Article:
Physical Chemistry : Phase Interfaces and Surfaces

Study concepts, example questions & explanations for Physical Chemistry

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Example Questions

Example Question #1 : Factors Affecting Phase Interactions

Why is liquid water more dense than ice?

Possible Answers:

None of these

Liquid water and solid ice have the same density

Water crystalizes with greater average space between molecules

Water has metastable phases 

The slope of the solid/liquid phase line for water is positive

Correct answer:

Water crystalizes with greater average space between molecules

Explanation:

While water exhibits hydrogen bonding and has metastable phases, these don't have anything to do with the density of water. The slope of the solid/liquid line is in fact negative. This tells something about the relative densities of the phases. For a phase diagram, moving along a line of constant temperature (vertically on a phase diagram tells us something about the densities. Moving up along the line indicates an increase in density (this makes sense, since gasses are the least dense, and occupy the bottom portion of a phase diagram). If you move along a constant temperature line, you will see that water has a higher density than ice, since the ordering goes vapor, ice, then water. This is a result of the packing in solid ice.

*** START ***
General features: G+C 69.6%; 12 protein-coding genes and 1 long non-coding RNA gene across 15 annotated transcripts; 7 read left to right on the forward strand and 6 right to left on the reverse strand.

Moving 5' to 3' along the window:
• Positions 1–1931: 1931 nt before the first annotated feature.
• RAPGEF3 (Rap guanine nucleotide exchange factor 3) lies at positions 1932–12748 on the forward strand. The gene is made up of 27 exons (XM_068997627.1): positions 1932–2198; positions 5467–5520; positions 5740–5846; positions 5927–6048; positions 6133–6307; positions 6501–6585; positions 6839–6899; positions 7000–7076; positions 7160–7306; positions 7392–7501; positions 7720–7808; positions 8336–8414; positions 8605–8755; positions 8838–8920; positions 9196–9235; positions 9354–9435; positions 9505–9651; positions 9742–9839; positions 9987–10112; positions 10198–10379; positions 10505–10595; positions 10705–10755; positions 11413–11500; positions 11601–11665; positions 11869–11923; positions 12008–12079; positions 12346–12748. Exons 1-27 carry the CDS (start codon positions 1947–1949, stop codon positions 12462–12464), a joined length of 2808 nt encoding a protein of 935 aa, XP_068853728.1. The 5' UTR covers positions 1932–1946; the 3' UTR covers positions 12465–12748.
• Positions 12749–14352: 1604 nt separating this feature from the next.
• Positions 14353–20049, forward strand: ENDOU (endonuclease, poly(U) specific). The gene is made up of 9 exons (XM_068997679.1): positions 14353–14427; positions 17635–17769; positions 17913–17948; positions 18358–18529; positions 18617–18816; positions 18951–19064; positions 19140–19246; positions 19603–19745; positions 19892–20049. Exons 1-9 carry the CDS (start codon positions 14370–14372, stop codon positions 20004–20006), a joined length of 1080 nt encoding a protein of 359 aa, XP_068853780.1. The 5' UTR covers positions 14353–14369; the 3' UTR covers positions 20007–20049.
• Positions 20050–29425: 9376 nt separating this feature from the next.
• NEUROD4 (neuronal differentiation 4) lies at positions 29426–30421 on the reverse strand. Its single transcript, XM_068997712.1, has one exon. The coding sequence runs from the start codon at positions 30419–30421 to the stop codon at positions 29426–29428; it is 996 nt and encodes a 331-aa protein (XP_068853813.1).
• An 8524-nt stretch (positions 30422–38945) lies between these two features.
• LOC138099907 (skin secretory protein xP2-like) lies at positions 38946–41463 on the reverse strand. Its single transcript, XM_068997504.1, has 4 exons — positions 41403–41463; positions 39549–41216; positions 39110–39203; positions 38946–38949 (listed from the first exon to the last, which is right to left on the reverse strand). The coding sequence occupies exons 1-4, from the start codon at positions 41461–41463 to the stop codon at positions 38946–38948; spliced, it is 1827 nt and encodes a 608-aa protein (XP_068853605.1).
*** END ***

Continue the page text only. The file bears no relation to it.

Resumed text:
Example Question #1 : Phase Interfaces And Surfaces

Which of the follow are false?

I. Three phases can coexist at the triple point.

II. It is not possible for ice to transition directly to water vapor without become a liquid first.

III. The slope of the ice/water phase curve is positive

IV. Distinct phases are not achievable above the critical point

Possible Answers:

II and III

IV only

III and IV

I only

II and IV

Correct answer:

II and III

Explanation:

Condition I is true. The only place three phases can coexist is at the triple point.

Condition II is false. Water in fact can undergo deposition and move from the solid phase to the gas phase directly. This occurs at pressures below 0.006atm.

Condition III is false. A peculiar fact of the water phase diagram is the slope of the solid/liquid line. For most phase diagrams, the slope is sharply positive, but that of water is negative.

Condition IV is true. No distinct phases exist above the critical point. 

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